Unstructured data on user desktops (in the form of emails, spreadsheets and documents) is yet another increasingly important backup requirement for midsized businesses. Such data contains significant amounts of business-critical information and is difficult to back up. "While you can use backup methods such as point in time, snapshots and DVDs, the size of that unstructured data is also huge. It's probably not a backup issue, but the fact remains that a lot of that information is not getting utilized effectively in the organization. When that person leaves, the data is backed up, but no one can physically go through that data. Most midsized businesses don't invest in setups which can handle optimally handle such data," says Sangoi.
Thus the constant increase in data volumes has left organizations with no option but to opt for backup setups that rely on faster hardware and networks, supplemented by more bandwidth and efficient backup technologies. So what are the attributes that you should look for when selecting a backup solution?
Get the apt sizing
The first step in the evaluation process is to list your business requirements. It's essential to understand the effect that each minute of downtime will have on your organization and how much is the acceptable point. This will help you determine aspects such as the recovery point objective (RPO) and recovery time objective (RTO) for your business applications.
Once a clear understanding of the impact of downtime and the acceptable levels of data loss have been determined, justifying the required investments becomes easier. It also helps you get a clear grasp of the required backup strategy, since smaller RPO and RTO will translate into substantially increased investments.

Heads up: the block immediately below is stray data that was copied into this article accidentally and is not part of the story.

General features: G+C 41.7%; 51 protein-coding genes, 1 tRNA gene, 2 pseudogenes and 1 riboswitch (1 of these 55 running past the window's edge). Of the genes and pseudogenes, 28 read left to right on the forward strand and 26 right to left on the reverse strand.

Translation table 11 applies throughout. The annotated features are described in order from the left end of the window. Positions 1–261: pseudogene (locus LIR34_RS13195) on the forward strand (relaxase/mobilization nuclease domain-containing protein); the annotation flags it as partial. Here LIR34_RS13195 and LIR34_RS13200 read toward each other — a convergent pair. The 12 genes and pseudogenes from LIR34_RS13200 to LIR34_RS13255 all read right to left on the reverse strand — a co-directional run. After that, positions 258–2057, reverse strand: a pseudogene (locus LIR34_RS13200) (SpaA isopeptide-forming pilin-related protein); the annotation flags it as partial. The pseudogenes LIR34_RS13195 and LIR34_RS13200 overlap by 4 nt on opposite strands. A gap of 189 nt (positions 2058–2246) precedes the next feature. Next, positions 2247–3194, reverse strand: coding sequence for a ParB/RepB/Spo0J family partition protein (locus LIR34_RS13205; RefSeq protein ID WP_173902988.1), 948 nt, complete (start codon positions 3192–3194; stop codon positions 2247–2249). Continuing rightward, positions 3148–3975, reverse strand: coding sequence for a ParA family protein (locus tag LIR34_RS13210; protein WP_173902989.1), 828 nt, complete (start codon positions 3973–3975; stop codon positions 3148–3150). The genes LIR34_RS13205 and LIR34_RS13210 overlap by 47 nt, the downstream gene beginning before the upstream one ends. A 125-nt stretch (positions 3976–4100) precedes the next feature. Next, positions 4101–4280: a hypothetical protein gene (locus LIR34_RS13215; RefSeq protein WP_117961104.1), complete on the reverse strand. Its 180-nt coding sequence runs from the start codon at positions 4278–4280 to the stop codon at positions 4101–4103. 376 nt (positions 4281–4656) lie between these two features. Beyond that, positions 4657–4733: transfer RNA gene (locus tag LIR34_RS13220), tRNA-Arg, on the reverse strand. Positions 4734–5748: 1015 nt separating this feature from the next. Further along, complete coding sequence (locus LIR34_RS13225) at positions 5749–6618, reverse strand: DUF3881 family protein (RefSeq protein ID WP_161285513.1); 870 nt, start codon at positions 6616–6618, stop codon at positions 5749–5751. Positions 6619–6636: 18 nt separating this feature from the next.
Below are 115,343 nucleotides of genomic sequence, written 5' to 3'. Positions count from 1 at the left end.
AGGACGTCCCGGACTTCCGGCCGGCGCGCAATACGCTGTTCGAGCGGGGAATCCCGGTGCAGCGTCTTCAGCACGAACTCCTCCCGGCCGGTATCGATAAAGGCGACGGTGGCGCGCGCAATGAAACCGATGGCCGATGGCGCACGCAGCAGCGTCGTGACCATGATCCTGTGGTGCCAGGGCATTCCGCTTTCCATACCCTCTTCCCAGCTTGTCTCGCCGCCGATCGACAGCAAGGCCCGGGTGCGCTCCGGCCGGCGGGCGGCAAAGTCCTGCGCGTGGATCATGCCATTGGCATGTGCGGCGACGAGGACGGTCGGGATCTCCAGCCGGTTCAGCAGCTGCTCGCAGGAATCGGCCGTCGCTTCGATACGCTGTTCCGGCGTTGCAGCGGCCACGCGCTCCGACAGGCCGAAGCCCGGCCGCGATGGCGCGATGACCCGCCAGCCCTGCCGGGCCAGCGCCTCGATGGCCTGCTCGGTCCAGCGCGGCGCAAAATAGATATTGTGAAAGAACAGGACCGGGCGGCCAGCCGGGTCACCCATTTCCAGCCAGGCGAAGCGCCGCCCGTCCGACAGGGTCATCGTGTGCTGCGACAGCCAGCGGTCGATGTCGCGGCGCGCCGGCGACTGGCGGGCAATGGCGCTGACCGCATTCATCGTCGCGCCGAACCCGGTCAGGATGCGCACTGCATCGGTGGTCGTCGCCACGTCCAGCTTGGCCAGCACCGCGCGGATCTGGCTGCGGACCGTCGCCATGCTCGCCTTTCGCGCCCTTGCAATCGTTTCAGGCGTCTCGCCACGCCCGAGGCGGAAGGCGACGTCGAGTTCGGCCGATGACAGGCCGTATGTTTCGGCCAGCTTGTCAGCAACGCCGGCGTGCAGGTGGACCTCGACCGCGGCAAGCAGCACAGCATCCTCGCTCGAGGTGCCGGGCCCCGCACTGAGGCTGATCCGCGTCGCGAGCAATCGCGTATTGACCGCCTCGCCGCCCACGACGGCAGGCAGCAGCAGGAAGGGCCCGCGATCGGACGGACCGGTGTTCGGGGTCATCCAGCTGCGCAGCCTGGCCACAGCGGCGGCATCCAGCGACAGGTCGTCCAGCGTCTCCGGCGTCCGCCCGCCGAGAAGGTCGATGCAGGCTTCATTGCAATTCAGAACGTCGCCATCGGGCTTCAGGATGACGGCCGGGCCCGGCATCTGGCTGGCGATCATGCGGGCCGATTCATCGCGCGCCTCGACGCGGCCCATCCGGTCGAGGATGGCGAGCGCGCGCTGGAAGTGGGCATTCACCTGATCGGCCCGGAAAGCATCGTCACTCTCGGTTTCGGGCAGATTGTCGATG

"Look at minimizing downtime, but in the most optimal manner. Don't invest in too many things. For example, if you need off-site replication, remember that you need to invest not only in suitable software and hardware, but also in that kind of bandwidth. Real-time replication cannot happen over low-bandwidth links, and such high-capacity links have recurring costs. So you need to balance the business requirements with needed investments," says Sangoi.
More than just backup
Let's get one thing straight at this point: The age of point products to manage backups, replication and recovery is over. These setups result in chaos (and often tears) when it comes to management, reporting and restores. So if you are planning such an approach, read no further.
It's best to opt for an integrated data protection suite that offers capabilities like continuous data protection (CDP) along with backup, snapshots and replication. "IT operations professionals want one console, one technology engine and one metadata repository for data protection — not a bunch of point products for backup, snapshots, replication and CDP. This approach is known as unified data protection (UDP)," explains Balaouras.
With capabilities to provide real-time restores at the file and block levels, CDP is quite useful for backups of high-availability applications. It is also handy when performing real-time backups of unstructured data in laptops and desktops. While evaluating CDP features, ensure that the solution provides flexibility to customize the restore points as per your requirements. CDP may come with additional network and system overheads, so always factor in those aspects (and required additional investments) as well during the evaluation.
Virtual full backup (also known as synthetic backup) is the capability that you can look out for in case you decide that a backup solution with CDP thrown in exceeds your budget. The good thing about virtual full backups is they allow you to rapidly create full restores from an initial full backup along with subsequent incremental backups. Virtual full backups also help the organization reduce backup windows due to the incremental approach.